Working towards a mine-free Sri Lanka

Friday, 3 April 2015 00:40 -     - {{hitsCtrl.values.hits}}

Tomorrow (4 April) marks the International Day of Mine Awareness and Assistance in Mine Action as well as 10 years since the declaration of such a day for the world. UN Resident Coordinator and UNDP Resident Representative in Sri Lanka Subinay Nandy shares his thoughts on the importance of this day and Sri Lanka’s own success     Every year, mines, explosive remnants of war, and unexploded ordnance, kill or injure thousands worldwide. The human toll is terrible. The disruption to lives and livelihoods and other costs to communities are equally devastating. For post-conflict nations, it is a threat to the safety and welfare of the people living in or returning to these areas, and constrains reconstruction and recovery activities. Emerging from more than two-decades of armed conflict, Sri Lanka has achieved and continues to achieve fast and successful progress in addressing the threat of mines and explosive remnants of war (ERW), while at the same time minimising casualty and injury. Sri Lanka must be proud of its record on Mine Action, clearing over 90% of the identified contaminated areas of land. As we draw closer towards a mine free Sri Lanka, it feels appropriate to mark the 2015 International Day and the 10th anniversary of the International Day of Mine Awareness and Assistance in Mine Action by reflecting on our collaborative efforts in the Mine Action sector in Sri Lanka. Mine Action is not only about mine clearance. While de-mining, or mine-clearance, is a primary area of work in the sector, Mine Action is also about people and societies. It is about how individuals, families, and communities at large are affected by mine and ERW contamination. It is about removing the threat to the safety and welfare of communities living or returning to the affected areas, and it is about enabling reconstruction and recovery activities to commence. The vision of the United Nations (UN) is a world free of the threat of mines and ERW, where individuals and communities live in a safe environment conducive to development. It is a world where the human rights and the needs of landmine and ERW victims are met, and survivors are fully integrated as equal members of their societies. “More than Mines” This year’s theme for the International Day of Mine Awareness, “More than Mines”, aptly reminds us that while Mine Action is aimed at improving the welfare of people and societies, it also includes the grave risks taken by humanitarians and development agencies. As the UN Secretary General in his message notes, “More than Mines reflects the reality faced by civilians, humanitarians, peacekeepers and development agencies in war-zones and countries recovering from conflict. When explosive hazards block the way, food is not delivered; refugees and internally displaced people cannot safely return home; children cannot go to school; trade is disrupted; development and peace-building efforts are hindered; peacekeeping operations cannot deploy safely”. National Mine Action Program Since the launch of the National Mine Action Program (NMAP) in 2002, the UN has been providing critical enabling support to the Mine Action sector in Sri Lanka. This support, together with the dedication and commitment of all partners involved, has helped ensure a relatively fast process of mine clearance, with remarkably few casualties. Since the inception of the program in 2002, the UN Development Program (UNDP) has supported national partners with the management, implementation, and coordination of the sector. The overall objective the program was to ensure speedy and effective mine clearance and to enable the safe resettlement of internally displaced persons. With financial support from several key donors, UNDP has procured essential mine clearance and survey equipment and provided technical support, contributing to the development of Sri Lanka’s first National Mine Action Strategy and the Sri Lanka National Mine Action Standards. Together, these policy documents have provided a national framework for Mine Action in Sri Lanka, in line with international standards. National Mine Action Centre In 2010, one of the longstanding goals of UNDP’s partnership was achieved with the establishment of the National Mine Action Centre (NMAC). This was an important milestone since the NMAC was a key step in enabling the Government to assume full ownership over the enforcement and monitoring of mine-action policies, and management of the mine action sector. Up until the establishment of the NMAC, UNDP staffed the regional mine action offices, and provided high level technical support to guide prioritisation and quality assurance of mine clearance and survey tasks, preparation of clearance certification, unexploded ordnance (UXO) disposal and Post Clearance Impact Assessments. At the peak of Mine Action activities, many UNDP contracted technical mine action staff were assigned to the national and regional offices. However, from 2012-2013 after the establishment of the NMAC and its capacities being strengthened, UNDP initiated a phased progress of handing over the management and quality assurance of mine action sector work to the NMAC. Mine Risk Education The UN Children’s Fund (UNICEF) meanwhile, through the national education system and its network of NGOs, community-based organisations, and volunteers, has been supporting Mine Risk Education (MRE), Victim Assistance, and Advocacy in Sri Lanka since 2003. MRE deals with the long-term problem of contamination by ERW for countries that come out of conflict. MRE initiatives are imperative in minimising deaths and injuries of landmines and ERW, especially among children and youth, construction workers, and garbage/scrap metal collectors, who are often prone to risk. By 2014, 400,000 children had benefited from MRE programs supported by UNICEF. High numbers of reports made by affected communities on UXOs is a strong indicator of the impact of MRE, suggesting that many accidents have been avoided and countless lives have been saved. Between June 2012 and June 2014 for example, around 1,812 suspicious items were reported by community members to the authorities or Mine Action partners. Most of the reports received are from areas that have been released for safe return, which demonstrates the importance of MRE as a prerequisite for the return of those internally displaced and during the resettlement and early development phases. UNICEF also provides support to victims and their families through Victim Assistance programs, while Sri Lanka’s public health system and the physical rehabilitation centres devices operated by partner organisations. UNICEF also supports efforts in Advocacy for the ban of landmines in Sri Lanka and has been facilitating the launch of a Sri Lanka Campaign to Ban Landmines. Special recognition for brave demining colleagues Lastly, special recognition must be given to the many brave demining colleagues, who have put their lives on the line on a daily basis to reduce the menace of mines and ERW in Sri Lanka. These colleagues have worked with the different organisations involved in surveying and clearance activities over the years, including the Sri Lankan Army Humanitarian Deming Unit, and national and international demining organisations. A large number of colleagues are women, who risk their lives in mine clearance activities, and play a vital role in teaching people how to live safely in contaminated areas, in assisting victims, in rebuilding communities, and in amplifying the economic and social benefits of mine clearance work. This year, in line with the theme ‘More than Mines’, we recognise their honourable work, while reflecting on our collective efforts, with the Government of Sri Lanka, in strengthening national capacities, educating communities – especially children and women – on mine risks, and jointly moving towards a Mine Free Sri Lanka. Sri Lanka should be proud of the achievements In conclusion, I must note that this year marks the 70th anniversary of the UN, and also marks the 60th anniversary since Sri Lanka joined the UN system as a member state. During the last 60 years, Sri Lanka has contributed immensely to the UN system through both its people and policies that have influenced global thought leadership. Mine Action is yet another area that the Government of Sri Lanka and its partners have shown positive progress, and Sri Lanka should indeed be proud of the achievements. As a country emerging from conflict, Sri Lanka is not alone in facing the tremendous challenge of mine clearance. The UN currently has mine action programs in 40 countries and three territories across the world, supporting Governments in building nations free of such threat. While the UN has supported the Government of Sri Lanka to participate in international platforms to share its Mine Action sector developments, progress, and lessons learned, I hope we find a way to continue this and celebrate Sri Lanka’s exemplary Mine Action achievements. As we mark the near completion of mine clearance in Sri Lanka, and mark the 10th International Day of Mine Awareness and Assistance in Mine Action, let me reiterate the UN’s continued support to the Government of Sri Lanka in working towards a world free of the threat of mines and explosive remnants of war. My sincere hope is that this vision, shared by the United Nations, will soon be a reality for Sri Lanka. The writer is UN Resident Coordinator and UNDP Resident Representative in Sri Lanka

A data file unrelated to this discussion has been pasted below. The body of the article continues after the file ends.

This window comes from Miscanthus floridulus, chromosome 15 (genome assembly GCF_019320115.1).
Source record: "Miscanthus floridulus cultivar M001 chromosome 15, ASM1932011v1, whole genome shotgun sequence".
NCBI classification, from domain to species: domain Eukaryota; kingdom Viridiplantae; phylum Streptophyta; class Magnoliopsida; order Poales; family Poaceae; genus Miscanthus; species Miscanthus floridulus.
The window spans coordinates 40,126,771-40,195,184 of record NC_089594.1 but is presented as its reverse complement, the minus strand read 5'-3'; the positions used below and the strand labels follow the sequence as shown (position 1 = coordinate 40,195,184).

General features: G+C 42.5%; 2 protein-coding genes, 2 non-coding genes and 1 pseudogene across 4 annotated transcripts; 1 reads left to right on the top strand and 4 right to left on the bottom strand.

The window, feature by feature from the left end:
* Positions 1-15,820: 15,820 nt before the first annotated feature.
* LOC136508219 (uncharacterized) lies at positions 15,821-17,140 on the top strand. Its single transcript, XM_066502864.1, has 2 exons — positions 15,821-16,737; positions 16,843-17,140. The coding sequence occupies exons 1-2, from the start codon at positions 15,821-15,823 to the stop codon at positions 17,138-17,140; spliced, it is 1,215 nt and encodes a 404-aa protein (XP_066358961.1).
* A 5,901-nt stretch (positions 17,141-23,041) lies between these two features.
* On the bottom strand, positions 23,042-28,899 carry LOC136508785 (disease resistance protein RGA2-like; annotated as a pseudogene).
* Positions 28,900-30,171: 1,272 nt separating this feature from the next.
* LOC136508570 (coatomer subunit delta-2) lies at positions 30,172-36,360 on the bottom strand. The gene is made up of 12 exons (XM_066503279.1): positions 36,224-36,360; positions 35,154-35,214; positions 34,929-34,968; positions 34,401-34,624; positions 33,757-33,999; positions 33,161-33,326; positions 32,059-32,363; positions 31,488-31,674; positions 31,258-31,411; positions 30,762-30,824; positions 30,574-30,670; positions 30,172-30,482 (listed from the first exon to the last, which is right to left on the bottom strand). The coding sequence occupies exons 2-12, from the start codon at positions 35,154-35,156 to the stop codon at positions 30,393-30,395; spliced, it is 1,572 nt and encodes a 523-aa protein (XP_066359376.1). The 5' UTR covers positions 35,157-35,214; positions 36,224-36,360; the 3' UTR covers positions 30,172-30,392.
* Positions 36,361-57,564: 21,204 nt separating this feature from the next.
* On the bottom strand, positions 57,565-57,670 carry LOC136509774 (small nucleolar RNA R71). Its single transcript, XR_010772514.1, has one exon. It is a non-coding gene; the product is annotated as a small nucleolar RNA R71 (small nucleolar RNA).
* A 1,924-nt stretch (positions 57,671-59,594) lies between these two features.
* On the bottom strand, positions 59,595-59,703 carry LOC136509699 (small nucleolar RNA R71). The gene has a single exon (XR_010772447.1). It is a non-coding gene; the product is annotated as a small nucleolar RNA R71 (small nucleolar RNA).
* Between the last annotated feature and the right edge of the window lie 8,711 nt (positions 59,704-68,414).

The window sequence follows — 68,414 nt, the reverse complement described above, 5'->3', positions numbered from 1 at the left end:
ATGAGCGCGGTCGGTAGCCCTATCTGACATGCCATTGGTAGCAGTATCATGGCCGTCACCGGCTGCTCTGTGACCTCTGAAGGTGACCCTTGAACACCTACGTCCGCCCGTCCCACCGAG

Mine Action Sector in Sri Lanka

  The Mine Action Sector in Sri Lanka has been supported over the years by: Government – The National Steering Committee for Mine Action (NSCMA) and the National Mine Action Centre (NMAC). United Nations – UN Development Program (UNDP) and the UN Children’s Fund (UNICEF). Local partners for demining operations – Sri Lanka Army-Humanitarian Demining Unit, Devlon Assistance for Social Harmony (DASH), and MilindaMoragoda Institute of People’s Empowerment (MMIPE). International partners for demining operations – Danish Demining Group (DDG), Foundation Suisse de Deminage (FSD), HALO Trust, HORIZON, Mines Advisory Group (MAG), and Sarvatra. MRE and Victim Assistance Partners - Community and Trust Fund (CTF), EHED – Caritas, Rural Development Foundation (RDF), Sarvodaya, Social Organization for Development (SOND), Handicap International, Caritas Valvuthyam, and Motivation. Donors – European Union, Governments of Australia, Canada, Denmark, Germany, India, Italy, Japan, Norway, Spain, Sweden, Switzerland, United Kingdom, United States of America, and the UN Peace Building Fund and UNDP’s (former) Bureau for Crisis Prevention and Recovery.